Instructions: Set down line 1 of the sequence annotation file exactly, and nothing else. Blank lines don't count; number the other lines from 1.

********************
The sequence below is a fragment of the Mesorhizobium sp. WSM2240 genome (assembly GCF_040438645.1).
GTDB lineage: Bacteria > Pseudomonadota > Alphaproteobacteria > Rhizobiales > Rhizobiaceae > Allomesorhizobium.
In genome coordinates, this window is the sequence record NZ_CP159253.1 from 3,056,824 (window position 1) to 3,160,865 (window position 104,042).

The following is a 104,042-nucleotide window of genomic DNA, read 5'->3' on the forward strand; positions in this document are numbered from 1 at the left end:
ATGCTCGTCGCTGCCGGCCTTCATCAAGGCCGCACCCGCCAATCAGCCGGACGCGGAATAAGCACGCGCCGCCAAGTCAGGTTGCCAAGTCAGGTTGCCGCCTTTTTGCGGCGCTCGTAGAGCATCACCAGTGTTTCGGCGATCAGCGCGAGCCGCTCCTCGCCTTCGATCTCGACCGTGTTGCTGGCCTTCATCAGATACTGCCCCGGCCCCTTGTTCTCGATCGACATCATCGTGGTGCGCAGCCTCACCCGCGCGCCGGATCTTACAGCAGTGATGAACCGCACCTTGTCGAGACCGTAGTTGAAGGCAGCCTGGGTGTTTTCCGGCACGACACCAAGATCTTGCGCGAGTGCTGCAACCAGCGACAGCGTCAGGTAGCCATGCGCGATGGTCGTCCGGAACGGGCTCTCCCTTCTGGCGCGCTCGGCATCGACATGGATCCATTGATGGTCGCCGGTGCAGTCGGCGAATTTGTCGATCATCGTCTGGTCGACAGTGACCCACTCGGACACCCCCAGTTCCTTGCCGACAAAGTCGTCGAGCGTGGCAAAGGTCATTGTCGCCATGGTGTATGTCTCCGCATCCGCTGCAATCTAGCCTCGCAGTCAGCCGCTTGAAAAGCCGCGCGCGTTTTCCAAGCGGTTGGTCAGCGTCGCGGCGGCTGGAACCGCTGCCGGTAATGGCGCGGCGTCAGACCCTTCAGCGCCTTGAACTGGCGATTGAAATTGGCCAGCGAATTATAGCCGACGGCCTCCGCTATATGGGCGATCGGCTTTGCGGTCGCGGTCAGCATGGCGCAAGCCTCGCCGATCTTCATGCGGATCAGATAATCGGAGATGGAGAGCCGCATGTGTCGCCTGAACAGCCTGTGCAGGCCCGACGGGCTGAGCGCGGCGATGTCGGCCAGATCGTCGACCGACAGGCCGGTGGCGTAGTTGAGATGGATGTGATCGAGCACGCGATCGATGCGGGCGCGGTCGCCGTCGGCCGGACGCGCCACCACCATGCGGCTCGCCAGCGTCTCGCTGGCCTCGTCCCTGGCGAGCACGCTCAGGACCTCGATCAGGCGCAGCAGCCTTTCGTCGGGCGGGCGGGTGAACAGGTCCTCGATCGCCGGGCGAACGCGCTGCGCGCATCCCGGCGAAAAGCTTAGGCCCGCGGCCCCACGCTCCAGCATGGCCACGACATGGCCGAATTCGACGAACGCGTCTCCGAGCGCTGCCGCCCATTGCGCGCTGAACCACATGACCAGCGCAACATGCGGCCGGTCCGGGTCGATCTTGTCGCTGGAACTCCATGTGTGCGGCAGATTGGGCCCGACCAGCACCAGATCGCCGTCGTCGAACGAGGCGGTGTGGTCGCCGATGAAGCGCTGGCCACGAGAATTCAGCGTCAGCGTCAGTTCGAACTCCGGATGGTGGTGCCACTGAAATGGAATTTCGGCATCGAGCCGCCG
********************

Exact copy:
The sequence below is a fragment of the Mesorhizobium sp. WSM2240 genome (assembly GCF_040438645.1).